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people who work on the hill and things like inviting those who we havethe staff, evening parades at the memorial in washington, d.c., and the rain will invite members and andr staff to these events they have congressmen serving as honored guests. the marine corps marathon is another. .hat is more on the fun side summary and to work on the hill will run with members and staffers who are interested. it lives up to everyone participating in the marathon together. is this something the marine corps has led the pack on ? i would say the marine corps leads the pack on this and when it comes to building camaraderie, and
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it is something the marine corps prides itself on. i do not know that other -- services have these clubs. they have pizza parties for staffers. just to build those relationships. if other services do those things, i would say it is not with the same enthusiasm that the marines who work on the hill bring to it. bill: why is 1978 so important to the marine corps as a military branch? was the year legislation was passed making the marine corps a full member of the joint chiefs of staff. important because it basically opened the door for marines to serve at the highest levels. for example, the vice-chairman or the chairman of the joint chiefs of staff.
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the general serving as chairman, that was not possible right to 1978. serving as the commanders of the different command, it was not possible prior to 1978. that change allowed for marines to play a greater role in the military establishment. the two key players or commandants lewis wilson and the senator from the head of the senate armed services committee. those two gentlemen have known and other for a long time had close personal ties. it was really that relationship. there were other players such as asugh legislative assistant well as senator dewey bartlett, who had been a marine and brought legislation on the floor and made the argument for it. i think wilson, the two key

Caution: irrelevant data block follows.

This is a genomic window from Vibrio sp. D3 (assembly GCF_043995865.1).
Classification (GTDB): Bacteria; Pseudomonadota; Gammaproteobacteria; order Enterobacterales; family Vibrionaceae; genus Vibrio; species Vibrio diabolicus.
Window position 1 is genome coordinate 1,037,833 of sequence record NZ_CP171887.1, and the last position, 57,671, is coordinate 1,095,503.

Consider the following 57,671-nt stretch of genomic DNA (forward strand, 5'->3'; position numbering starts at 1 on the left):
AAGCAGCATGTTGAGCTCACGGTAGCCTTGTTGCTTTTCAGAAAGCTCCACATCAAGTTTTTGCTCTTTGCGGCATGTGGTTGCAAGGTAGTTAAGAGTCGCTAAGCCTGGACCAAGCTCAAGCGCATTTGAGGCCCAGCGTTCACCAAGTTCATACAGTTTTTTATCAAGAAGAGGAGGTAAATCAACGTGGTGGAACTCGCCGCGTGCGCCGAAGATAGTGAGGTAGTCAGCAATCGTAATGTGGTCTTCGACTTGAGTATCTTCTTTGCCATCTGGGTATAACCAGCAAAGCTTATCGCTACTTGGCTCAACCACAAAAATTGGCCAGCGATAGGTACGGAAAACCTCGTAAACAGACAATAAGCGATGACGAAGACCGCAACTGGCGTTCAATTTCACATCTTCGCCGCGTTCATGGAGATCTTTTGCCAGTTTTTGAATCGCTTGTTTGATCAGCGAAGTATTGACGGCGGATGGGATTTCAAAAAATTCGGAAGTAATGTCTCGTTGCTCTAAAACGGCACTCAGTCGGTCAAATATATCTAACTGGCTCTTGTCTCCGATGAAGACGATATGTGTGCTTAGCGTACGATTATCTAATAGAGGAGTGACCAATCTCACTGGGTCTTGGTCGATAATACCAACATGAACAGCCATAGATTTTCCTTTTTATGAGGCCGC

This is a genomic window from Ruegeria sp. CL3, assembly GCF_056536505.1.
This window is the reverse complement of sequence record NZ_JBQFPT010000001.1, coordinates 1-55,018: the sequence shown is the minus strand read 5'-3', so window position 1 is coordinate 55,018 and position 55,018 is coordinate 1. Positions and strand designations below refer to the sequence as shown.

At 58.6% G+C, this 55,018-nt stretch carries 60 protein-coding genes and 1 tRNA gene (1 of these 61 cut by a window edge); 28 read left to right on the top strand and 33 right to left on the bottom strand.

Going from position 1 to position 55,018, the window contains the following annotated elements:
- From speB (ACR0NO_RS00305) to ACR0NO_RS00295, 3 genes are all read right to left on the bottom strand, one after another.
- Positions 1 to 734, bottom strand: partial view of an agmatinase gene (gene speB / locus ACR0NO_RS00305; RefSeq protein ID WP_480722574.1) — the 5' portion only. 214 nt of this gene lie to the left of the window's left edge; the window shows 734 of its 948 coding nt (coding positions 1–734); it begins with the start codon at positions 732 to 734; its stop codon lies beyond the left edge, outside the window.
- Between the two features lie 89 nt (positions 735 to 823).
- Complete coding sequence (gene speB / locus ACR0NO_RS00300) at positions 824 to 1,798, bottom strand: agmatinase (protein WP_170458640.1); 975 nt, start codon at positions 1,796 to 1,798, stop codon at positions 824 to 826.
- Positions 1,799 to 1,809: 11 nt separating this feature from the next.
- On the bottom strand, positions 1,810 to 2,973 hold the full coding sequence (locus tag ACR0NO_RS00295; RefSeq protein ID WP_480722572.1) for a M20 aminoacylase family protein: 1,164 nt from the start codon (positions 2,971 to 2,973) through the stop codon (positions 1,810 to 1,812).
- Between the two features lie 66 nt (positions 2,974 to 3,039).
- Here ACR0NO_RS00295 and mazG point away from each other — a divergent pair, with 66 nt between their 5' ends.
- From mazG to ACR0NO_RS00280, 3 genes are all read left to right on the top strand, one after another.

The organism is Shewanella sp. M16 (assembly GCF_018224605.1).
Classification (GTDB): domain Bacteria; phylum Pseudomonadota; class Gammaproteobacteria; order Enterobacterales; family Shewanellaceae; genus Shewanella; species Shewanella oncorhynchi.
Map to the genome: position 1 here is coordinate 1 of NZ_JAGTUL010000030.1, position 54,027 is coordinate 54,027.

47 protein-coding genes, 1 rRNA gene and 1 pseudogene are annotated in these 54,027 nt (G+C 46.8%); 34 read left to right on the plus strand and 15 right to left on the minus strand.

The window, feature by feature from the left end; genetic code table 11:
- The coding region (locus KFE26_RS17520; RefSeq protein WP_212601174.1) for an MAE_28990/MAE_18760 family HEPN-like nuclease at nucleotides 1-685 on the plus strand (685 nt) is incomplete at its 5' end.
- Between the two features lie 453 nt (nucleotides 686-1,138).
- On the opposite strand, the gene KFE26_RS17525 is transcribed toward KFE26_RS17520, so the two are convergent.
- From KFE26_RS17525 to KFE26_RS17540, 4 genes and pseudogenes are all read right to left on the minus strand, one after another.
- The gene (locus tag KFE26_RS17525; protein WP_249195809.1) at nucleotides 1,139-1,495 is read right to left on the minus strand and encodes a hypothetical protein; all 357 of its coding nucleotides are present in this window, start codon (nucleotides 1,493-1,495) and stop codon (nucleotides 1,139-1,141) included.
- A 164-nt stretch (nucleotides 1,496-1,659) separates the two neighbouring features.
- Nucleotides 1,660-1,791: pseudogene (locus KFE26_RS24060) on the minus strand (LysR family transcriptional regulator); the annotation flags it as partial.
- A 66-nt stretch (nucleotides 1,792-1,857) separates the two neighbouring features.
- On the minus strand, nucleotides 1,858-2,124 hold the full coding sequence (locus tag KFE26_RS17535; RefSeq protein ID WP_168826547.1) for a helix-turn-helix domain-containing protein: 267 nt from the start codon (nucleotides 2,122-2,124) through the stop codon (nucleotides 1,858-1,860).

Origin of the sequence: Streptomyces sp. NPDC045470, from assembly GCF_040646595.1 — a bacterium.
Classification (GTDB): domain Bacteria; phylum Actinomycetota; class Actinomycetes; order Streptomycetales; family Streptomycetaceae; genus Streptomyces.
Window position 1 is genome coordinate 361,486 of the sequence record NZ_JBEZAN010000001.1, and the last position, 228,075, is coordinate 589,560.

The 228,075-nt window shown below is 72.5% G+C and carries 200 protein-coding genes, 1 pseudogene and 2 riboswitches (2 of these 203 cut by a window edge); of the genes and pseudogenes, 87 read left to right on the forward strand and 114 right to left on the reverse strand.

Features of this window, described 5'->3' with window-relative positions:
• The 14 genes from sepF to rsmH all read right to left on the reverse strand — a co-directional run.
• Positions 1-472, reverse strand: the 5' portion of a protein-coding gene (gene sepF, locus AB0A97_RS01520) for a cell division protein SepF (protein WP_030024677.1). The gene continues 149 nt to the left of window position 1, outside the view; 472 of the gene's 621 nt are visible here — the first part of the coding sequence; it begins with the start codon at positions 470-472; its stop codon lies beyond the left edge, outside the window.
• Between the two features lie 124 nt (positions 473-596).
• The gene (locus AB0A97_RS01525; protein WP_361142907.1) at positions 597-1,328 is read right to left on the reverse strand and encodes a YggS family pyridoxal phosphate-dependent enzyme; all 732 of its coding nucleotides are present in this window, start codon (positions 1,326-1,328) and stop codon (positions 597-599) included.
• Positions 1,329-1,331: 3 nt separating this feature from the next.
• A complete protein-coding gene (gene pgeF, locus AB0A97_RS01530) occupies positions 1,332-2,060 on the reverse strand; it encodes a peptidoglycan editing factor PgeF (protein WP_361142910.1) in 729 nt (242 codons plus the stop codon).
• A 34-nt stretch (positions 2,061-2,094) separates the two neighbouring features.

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players that made this change happen. we talked after world war ii, branches seeking to downsize. was there still that rivalry in 1978 and what other challenges to gety have to overcome this placement on the joint chiefs? nathan: there was no opposition to this. one thing that was pointed out was, when i look back, the comet on has been at 99% of these meetings. that when the national security act was passed, the common on can participate when there are matters pertaining to the supreme -- the marine corps being discussed. on -- the a common inmandant was sitting in these meetings. there was no opposition on it. the legislation passed 9-3.
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hey, this is the right thing to do. tell us more about the office of legislative affairs, what day-to-day function and what congressional committees do they interact with? nathan: established in 1952, civiliansabout 50 working in that office. office in thean pentagon and at key locations throughout the united states. the types of things they do most importantly, the national defense authorization act, the legislation passed every year where congress says who gets what. guidance onsues of
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what they will do. the defense appropriations bill. a piece of informing that legislation saying this is what the marine corps thinks it needs and this is why. those are the two key pieces of legislation. the armed services committees are the most actively involved in committees. in addition to that, a lot of a lots spent working on of constituent services type things. , parents of aans marine who is on active duty and they have questions about what is going on with their son and daughter. answering the questions come -- senators have, it takes up a good amount of time. average a year are handled through that office. you write that the office's transparency is important. give us an example of why this
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became an important thing for the marine corps. nathan: one thing that comes to mind, something this up -- the marine corps places emphasis on, boot camp in san diego, the marine corps thinks this is essential to instilling those recruits and transforming them into marines. from time to time unfortunately, we have had trillin structures who have crossed the line and .buses occurred in the 1970's, there was a string of incidents where drill instructors had harmed. the supreme court did is a full investigation and they invited people down to look at what is going on and they said